Taurus Bartlett, otherwise known by his stage name, Polo G, is only 22 years old, but he’s been a considerable force in the music scene since his 2019 single “Pop Out” released. “Pop Out” would go on to hit No. 11 on the Billboard Hot 100 list and pave the way for Polo G’s first album, “Die A Legend.” This album and its follow-up LP “THE GOAT” both received critical acclaim and commercial success.
Polo G’s sprawling new album, “Hall of Fame,” does all it can do to live up to its predecessor’s prior success and solidify the artist’s new career. The album’s lyrics, especially in its more vulnerable moments, elevate Polo G’s music from casual listening to emotional catharsis.
Or, at least, it almost does. “Hall of Fame” lacks the force necessary to not only expel negative emotions momentarily but also to replace them with fresh air. The album lacks redemption.
Polo G does recognize both systemic injustice and his own personal demons in “Hall of Fame” — he just fails to offer a takeaway. Throughout the album, Polo G slips back into the underlying problems with the very systems he rails against, trapped in a cycle of trauma and selfishness, and it doesn’t feel pointed or intentional. The artist steps off the hamster wheel just long enough to comment on it, then jumps back on and starts running again.
A Mess of Contradictions
Polo G boasts of his killings and laments the loss of his friends due to gang violence. He writes beautiful elegies to his girlfriend in the song “So Real,” but then goes on to threaten her with violence in “Toxic.” The artist’s honesty is admirable, and the conflict in these songs realistically portrays the consequences of trauma.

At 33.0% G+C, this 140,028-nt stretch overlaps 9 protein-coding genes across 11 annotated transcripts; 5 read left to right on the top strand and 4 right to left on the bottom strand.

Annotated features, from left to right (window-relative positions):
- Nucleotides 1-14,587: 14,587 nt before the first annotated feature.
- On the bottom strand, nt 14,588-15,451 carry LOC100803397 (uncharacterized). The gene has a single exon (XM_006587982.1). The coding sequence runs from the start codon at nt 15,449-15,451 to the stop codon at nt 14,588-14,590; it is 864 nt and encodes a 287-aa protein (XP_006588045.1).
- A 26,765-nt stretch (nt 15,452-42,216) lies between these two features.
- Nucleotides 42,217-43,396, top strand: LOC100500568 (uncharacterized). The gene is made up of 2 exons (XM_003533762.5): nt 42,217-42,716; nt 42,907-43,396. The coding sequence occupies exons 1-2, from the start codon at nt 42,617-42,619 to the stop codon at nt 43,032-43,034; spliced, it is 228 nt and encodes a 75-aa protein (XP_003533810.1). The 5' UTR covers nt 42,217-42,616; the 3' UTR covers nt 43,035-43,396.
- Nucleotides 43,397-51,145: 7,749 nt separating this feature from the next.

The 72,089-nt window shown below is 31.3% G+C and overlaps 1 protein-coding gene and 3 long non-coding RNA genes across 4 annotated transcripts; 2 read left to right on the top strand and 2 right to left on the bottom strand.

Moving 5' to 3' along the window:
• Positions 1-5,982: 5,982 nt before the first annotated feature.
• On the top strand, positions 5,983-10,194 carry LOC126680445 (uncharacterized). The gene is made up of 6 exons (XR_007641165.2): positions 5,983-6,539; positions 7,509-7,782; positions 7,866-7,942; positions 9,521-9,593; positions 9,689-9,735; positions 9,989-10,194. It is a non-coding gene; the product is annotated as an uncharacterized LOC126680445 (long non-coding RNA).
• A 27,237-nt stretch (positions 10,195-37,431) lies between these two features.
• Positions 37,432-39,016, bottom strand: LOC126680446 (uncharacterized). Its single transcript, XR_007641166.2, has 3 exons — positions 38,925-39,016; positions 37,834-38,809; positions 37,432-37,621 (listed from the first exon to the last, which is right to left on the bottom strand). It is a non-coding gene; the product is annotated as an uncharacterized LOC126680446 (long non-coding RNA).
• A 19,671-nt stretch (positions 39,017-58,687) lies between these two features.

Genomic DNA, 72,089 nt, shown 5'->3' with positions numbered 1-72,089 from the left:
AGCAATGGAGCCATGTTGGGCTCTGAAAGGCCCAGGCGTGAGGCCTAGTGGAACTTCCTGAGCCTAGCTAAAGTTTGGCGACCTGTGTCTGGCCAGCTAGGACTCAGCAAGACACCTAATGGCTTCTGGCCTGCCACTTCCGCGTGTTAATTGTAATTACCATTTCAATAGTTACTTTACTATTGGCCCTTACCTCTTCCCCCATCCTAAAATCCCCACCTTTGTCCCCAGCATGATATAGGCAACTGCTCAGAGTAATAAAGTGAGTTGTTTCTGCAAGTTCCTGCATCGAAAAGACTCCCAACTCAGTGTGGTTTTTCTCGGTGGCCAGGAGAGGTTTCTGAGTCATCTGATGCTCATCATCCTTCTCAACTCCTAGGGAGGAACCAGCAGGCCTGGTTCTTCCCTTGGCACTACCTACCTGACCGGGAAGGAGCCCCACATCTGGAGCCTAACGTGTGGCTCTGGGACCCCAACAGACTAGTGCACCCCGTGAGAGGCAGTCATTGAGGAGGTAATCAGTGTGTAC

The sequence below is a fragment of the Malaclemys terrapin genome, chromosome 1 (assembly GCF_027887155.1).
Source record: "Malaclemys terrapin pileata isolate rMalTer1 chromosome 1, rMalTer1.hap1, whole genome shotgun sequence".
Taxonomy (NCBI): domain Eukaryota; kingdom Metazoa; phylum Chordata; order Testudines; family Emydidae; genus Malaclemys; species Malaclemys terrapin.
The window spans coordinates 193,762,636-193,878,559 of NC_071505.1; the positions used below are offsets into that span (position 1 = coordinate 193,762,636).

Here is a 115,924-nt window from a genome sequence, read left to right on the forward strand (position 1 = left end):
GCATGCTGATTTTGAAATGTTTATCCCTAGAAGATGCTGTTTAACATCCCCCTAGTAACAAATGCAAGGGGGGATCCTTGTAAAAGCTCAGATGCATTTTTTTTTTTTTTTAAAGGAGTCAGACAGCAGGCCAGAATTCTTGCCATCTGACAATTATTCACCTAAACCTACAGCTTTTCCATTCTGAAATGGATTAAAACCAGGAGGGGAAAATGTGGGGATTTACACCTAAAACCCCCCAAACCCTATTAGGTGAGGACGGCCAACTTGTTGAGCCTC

In “For the Love of New York,” which is one of the many songs featuring collabs with other artists on the album, the artist raps about his turbulent relationship with his girlfriend. One of the lines he drops is particularly evocative: “If I wasn’t so heartless, you could have mine.” These words exemplify the internal conflict of “Hall of Fame.” Polo G craves to love another person but he can never quite muster up the self-sacrifice necessary to make that love real. As a result, he falls just short of winning his audience’s heart.
However, that doesn’t mean that he doesn’t earn our respect. Polo G’s vulnerable storytelling — his direct acknowledgment of untimely death, gang violence, drugs and deep internal sadness — is courageous and compelling. It’s the sense of rawness and honesty that holds the album to a higher standard than those of Polo G’s contemporaries.
The theme of religion, for instance, which recurs throughout the album, helps unravel whether Polo G intentionally tries to deceive his audience or if something deeper is at work. In “Black Hearted,” Polo G sang, “Long-distance relationship with God, so it get hard to pray.” This simultaneous longing for a relationship with God and conscious separation from him proves thematic; in “Zooted Freestyle,” Polo G addresses God, saying, “I can’t say I’m sorry ’bout some s— that I’m gon’ do again.” These lines are exemplary of the idea that Polo G — or at least the speaker of his narrative — wants things to be different but that he just can’t bring himself to put the work into changing.